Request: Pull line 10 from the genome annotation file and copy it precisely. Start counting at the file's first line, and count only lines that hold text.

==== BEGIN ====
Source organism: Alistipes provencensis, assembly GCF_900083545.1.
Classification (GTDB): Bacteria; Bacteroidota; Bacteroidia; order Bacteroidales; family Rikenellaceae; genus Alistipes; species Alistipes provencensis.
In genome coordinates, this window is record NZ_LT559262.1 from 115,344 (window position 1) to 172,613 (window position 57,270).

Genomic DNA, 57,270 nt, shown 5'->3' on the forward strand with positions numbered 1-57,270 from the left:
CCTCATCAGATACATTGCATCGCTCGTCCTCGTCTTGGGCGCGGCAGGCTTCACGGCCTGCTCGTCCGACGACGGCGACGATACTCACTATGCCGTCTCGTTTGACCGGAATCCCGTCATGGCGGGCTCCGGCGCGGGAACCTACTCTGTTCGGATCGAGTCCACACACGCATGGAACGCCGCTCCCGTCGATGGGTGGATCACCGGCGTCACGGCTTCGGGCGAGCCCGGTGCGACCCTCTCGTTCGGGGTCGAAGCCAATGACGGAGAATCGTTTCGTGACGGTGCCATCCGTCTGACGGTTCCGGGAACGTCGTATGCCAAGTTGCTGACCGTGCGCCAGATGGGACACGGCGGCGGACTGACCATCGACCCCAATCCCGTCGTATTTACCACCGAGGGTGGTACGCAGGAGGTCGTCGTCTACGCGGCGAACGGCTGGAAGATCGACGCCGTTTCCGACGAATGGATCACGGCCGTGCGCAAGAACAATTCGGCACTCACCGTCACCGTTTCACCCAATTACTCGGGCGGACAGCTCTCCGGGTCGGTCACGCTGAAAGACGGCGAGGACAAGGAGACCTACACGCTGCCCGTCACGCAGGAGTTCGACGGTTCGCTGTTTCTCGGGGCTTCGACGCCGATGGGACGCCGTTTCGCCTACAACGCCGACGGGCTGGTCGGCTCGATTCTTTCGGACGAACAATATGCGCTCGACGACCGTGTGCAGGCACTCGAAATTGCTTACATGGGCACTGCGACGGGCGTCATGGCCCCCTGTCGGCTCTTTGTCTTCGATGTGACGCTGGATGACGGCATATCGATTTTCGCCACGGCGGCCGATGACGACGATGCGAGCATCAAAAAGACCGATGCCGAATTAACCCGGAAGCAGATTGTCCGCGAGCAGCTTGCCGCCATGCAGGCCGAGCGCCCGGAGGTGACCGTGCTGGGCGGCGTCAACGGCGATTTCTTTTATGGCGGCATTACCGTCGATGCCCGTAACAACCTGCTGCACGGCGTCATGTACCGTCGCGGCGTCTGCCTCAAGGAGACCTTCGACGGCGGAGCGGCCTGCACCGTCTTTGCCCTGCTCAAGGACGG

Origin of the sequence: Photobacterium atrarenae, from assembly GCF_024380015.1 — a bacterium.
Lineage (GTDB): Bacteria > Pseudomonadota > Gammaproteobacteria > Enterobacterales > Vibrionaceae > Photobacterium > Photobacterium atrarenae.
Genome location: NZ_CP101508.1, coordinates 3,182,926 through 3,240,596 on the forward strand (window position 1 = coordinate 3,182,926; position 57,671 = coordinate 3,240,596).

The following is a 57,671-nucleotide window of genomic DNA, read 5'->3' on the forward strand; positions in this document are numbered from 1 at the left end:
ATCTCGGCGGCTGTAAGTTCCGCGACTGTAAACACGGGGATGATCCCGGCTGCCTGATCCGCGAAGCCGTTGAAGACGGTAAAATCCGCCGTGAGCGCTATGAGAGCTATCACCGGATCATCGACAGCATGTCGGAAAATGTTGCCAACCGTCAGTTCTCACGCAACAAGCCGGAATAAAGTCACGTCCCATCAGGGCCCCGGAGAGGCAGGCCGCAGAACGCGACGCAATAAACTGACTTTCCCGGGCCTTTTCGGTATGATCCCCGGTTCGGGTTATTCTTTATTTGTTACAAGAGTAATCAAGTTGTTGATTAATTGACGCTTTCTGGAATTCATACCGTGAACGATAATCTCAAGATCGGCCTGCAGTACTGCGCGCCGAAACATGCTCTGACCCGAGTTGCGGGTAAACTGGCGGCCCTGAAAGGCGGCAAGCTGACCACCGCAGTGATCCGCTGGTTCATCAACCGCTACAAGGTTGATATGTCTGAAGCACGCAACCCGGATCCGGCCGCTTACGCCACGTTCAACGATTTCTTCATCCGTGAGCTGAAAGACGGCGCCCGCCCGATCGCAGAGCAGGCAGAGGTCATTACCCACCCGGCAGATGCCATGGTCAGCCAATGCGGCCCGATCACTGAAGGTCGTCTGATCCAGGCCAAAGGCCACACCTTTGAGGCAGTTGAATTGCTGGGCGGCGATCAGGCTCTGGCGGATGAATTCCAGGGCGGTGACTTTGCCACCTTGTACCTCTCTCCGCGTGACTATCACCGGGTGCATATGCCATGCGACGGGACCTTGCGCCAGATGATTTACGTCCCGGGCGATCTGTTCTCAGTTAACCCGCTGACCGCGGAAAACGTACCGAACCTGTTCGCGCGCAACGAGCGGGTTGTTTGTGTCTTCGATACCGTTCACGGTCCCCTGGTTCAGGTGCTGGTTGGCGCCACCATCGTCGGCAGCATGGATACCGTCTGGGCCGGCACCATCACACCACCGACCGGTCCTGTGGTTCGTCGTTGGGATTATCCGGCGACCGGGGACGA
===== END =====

ATCTCGGCGGCTGTAAGTTCCGCGACTGTAAACACGGGGATGATCCCGGCTGCCTGATCCGCGAAGCCGTTGAAGACGGTAAAATCCGCCGTGAGCGCTATGAGAGCTATCACCGGATCATCGACAGCATGTCGGAAAATGTTGCCAACCGTCAGTTCTCACGCAACAAGCCGGAATAAAGTCACGTCCCATCAGGGCCCCGGAGAGGCAGGCCGCAGAACGCGACGCAATAAACTGACTTTCCCGGGCCTTTTCGGTATGATCCCCGGTTCGGGTTATTCTTTATTTGTTACAAGAGTAATCAAGTTGTTGATTAATTGACGCTTTCTGGAATTCATACCGTGAACGATAATCTCAAGATCGGCCTGCAGTACTGCGCGCCGAAACATGCTCTGACCCGAGTTGCGGGTAAACTGGCGGCCCTGAAAGGCGGCAAGCTGACCACCGCAGTGATCCGCTGGTTCATCAACCGCTACAAGGTTGATATGTCTGAAGCACGCAACCCGGATCCGGCCGCTTACGCCACGTTCAACGATTTCTTCATCCGTGAGCTGAAAGACGGCGCCCGCCCGATCGCAGAGCAGGCAGAGGTCATTACCCACCCGGCAGATGCCATGGTCAGCCAATGCGGCCCGATCACTGAAGGTCGTCTGATCCAGGCCAAAGGCCACACCTTTGAGGCAGTTGAATTGCTGGGCGGCGATCAGGCTCTGGCGGATGAATTCCAGGGCGGTGACTTTGCCACCTTGTACCTCTCTCCGCGTGACTATCACCGGGTGCATATGCCATGCGACGGGACCTTGCGCCAGATGATTTACGTCCCGGGCGATCTGTTCTCAGTTAACCCGCTGACCGCGGAAAACGTACCGAACCTGTTCGCGCGCAACGAGCGGGTTGTTTGTGTCTTCGATACCGTTCACGGTCCCCTGGTTCAGGTGCTGGTTGGCGCCACCATCGTCGGCAGCATGGATACCGTCTGGGCCGGCACCATCACACCACCGACCGGTCCTGTGGTTCGTCGTTGGGATTATCCGGCGACCGGGGACGA